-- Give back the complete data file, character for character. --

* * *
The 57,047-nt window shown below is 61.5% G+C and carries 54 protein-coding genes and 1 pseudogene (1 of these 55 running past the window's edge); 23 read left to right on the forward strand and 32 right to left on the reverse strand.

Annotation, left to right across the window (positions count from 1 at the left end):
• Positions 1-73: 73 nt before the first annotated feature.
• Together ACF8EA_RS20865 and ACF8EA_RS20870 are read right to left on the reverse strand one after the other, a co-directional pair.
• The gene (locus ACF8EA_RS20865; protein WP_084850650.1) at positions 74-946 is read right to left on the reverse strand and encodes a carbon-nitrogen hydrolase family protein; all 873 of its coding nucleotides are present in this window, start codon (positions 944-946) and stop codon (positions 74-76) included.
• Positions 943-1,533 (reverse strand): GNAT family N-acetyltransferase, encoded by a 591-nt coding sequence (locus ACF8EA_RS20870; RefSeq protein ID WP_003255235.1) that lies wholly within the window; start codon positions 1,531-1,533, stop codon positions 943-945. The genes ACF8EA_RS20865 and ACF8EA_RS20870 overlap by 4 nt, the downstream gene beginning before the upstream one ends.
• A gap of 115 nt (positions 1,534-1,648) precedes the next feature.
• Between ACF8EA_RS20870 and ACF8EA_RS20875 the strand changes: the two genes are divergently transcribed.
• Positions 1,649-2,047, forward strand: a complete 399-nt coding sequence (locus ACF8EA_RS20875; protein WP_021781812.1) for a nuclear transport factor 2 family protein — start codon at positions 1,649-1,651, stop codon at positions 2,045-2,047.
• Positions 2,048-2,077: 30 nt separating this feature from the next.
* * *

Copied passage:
The 57,047-nt window shown below is 61.5% G+C and carries 54 protein-coding genes and 1 pseudogene (1 of these 55 running past the window's edge); 23 read left to right on the forward strand and 32 right to left on the reverse strand.

Annotation, left to right across the window (positions count from 1 at the left end):
• Positions 1-73: 73 nt before the first annotated feature.
• Together ACF8EA_RS20865 and ACF8EA_RS20870 are read right to left on the reverse strand one after the other, a co-directional pair.
• The gene (locus ACF8EA_RS20865; protein WP_084850650.1) at positions 74-946 is read right to left on the reverse strand and encodes a carbon-nitrogen hydrolase family protein; all 873 of its coding nucleotides are present in this window, start codon (positions 944-946) and stop codon (positions 74-76) included.
• Positions 943-1,533 (reverse strand): GNAT family N-acetyltransferase, encoded by a 591-nt coding sequence (locus ACF8EA_RS20870; RefSeq protein ID WP_003255235.1) that lies wholly within the window; start codon positions 1,531-1,533, stop codon positions 943-945. The genes ACF8EA_RS20865 and ACF8EA_RS20870 overlap by 4 nt, the downstream gene beginning before the upstream one ends.
• A gap of 115 nt (positions 1,534-1,648) precedes the next feature.
• Between ACF8EA_RS20870 and ACF8EA_RS20875 the strand changes: the two genes are divergently transcribed.
• Positions 1,649-2,047, forward strand: a complete 399-nt coding sequence (locus ACF8EA_RS20875; protein WP_021781812.1) for a nuclear transport factor 2 family protein — start codon at positions 1,649-1,651, stop codon at positions 2,045-2,047.
• Positions 2,048-2,077: 30 nt separating this feature from the next.